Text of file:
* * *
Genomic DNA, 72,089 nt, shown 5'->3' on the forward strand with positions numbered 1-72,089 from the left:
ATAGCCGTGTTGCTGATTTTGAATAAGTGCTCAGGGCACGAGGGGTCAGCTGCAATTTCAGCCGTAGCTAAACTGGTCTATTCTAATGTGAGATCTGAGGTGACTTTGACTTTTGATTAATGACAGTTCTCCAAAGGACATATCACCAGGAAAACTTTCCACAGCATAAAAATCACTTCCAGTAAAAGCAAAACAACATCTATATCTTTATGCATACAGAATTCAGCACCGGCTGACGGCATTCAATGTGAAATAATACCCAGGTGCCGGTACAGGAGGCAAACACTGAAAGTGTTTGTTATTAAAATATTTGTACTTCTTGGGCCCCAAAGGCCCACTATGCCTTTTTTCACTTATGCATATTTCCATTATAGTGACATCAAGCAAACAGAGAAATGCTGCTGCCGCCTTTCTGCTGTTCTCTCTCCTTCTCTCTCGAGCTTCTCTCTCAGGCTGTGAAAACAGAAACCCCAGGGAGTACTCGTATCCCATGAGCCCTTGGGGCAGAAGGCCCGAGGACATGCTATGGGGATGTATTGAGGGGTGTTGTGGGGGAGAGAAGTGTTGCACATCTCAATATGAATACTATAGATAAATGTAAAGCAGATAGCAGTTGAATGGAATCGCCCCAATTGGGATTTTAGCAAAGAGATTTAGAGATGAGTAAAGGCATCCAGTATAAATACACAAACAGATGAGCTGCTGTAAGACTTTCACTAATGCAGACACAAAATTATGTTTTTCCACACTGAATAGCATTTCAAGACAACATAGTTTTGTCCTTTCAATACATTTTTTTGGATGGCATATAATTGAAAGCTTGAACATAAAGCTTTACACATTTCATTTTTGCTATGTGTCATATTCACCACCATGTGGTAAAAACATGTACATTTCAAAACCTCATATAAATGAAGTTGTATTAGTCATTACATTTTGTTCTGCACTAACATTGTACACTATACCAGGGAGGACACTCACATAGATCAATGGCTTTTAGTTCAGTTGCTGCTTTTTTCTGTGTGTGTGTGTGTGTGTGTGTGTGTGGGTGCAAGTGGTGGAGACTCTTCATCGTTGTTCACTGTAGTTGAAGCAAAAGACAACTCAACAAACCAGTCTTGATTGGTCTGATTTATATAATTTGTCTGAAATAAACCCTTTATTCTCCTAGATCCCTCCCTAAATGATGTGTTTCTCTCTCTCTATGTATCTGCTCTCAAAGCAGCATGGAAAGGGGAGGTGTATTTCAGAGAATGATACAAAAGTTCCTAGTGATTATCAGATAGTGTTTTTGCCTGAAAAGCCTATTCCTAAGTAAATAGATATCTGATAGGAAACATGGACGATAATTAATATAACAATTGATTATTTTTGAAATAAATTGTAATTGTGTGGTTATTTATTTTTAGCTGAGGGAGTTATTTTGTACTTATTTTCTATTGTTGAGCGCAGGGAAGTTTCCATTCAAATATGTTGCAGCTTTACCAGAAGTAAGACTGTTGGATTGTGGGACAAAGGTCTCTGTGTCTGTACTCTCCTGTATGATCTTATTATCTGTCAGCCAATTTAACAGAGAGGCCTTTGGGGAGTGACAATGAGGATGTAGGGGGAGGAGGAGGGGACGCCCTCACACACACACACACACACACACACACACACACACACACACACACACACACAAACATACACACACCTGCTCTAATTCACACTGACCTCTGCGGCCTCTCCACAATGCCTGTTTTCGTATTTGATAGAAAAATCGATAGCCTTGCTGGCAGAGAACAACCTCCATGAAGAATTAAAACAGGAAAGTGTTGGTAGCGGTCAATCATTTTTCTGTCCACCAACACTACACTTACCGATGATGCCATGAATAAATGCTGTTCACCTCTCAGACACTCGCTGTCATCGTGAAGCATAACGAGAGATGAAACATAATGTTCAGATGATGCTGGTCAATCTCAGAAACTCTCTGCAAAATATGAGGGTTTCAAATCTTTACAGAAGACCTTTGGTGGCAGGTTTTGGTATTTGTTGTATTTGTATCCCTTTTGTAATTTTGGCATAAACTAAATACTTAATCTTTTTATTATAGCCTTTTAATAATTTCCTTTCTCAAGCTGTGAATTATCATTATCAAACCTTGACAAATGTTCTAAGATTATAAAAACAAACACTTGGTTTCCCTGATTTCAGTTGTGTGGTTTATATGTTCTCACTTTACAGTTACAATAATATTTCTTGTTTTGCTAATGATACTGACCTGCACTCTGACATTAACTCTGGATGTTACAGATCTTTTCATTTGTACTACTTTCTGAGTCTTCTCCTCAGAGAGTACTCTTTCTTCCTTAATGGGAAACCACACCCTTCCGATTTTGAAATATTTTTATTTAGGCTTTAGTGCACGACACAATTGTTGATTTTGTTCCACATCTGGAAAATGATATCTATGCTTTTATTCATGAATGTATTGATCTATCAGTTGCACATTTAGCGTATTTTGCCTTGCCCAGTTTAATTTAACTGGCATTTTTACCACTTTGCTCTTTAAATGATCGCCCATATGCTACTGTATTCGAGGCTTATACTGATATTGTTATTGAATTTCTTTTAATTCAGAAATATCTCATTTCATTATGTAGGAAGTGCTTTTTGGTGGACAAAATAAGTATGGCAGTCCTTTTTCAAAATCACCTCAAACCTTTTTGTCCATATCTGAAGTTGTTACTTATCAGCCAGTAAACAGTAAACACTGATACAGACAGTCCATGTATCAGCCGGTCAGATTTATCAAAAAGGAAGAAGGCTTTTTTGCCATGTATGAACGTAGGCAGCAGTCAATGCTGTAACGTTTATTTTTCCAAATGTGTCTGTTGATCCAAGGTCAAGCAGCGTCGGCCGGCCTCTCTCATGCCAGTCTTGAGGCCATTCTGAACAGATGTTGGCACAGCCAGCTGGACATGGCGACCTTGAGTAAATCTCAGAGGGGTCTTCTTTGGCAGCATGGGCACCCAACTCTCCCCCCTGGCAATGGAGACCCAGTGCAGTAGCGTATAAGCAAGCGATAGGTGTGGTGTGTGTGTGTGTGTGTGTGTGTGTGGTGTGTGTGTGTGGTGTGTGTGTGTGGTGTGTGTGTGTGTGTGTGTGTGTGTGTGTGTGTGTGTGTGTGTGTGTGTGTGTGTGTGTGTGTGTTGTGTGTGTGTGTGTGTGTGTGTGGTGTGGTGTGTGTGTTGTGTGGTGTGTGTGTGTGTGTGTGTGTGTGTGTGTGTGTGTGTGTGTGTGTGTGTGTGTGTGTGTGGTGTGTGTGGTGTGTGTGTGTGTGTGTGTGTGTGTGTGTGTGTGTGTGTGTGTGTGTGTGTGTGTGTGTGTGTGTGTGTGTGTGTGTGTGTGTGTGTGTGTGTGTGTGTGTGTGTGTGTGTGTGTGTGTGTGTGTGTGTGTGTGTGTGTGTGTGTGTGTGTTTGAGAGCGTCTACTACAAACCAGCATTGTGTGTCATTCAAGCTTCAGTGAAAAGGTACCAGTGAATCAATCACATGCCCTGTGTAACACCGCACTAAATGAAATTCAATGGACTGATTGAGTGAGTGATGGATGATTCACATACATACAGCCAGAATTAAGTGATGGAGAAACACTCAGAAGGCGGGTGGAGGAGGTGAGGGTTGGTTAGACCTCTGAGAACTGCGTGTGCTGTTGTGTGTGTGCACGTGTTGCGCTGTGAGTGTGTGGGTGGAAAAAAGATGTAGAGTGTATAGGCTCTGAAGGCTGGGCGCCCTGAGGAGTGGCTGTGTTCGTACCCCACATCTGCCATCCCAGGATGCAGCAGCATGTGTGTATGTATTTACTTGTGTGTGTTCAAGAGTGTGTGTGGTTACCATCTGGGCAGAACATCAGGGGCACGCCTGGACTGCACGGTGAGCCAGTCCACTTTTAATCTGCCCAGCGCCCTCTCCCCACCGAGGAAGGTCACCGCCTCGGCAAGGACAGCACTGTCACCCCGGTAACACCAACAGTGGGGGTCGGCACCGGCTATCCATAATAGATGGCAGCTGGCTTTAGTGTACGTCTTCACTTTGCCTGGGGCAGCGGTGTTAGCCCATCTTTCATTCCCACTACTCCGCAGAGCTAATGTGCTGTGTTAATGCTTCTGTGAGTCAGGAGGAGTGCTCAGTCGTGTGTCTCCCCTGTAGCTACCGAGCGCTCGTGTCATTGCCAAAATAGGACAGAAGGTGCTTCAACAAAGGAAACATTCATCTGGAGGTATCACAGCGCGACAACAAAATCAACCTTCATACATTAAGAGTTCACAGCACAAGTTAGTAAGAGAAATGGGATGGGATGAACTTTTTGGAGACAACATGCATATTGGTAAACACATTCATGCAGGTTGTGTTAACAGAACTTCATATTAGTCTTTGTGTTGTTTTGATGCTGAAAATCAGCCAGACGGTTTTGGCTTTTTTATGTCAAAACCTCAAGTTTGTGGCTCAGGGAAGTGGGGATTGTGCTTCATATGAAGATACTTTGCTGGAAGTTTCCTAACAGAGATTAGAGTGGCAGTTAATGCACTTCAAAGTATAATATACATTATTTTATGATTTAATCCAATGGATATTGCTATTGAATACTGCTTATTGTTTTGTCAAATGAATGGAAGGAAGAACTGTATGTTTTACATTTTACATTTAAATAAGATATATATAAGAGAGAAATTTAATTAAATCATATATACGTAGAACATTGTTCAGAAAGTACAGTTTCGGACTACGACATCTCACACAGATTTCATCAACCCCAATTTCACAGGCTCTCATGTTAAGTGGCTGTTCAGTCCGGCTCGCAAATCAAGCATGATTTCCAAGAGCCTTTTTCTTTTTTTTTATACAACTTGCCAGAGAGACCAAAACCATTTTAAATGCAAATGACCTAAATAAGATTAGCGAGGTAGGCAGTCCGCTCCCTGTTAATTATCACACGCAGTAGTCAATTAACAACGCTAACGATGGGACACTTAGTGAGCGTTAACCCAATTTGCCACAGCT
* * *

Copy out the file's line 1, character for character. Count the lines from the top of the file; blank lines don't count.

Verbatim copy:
Genomic DNA, 72,089 nt, shown 5'->3' on the forward strand with positions numbered 1-72,089 from the left: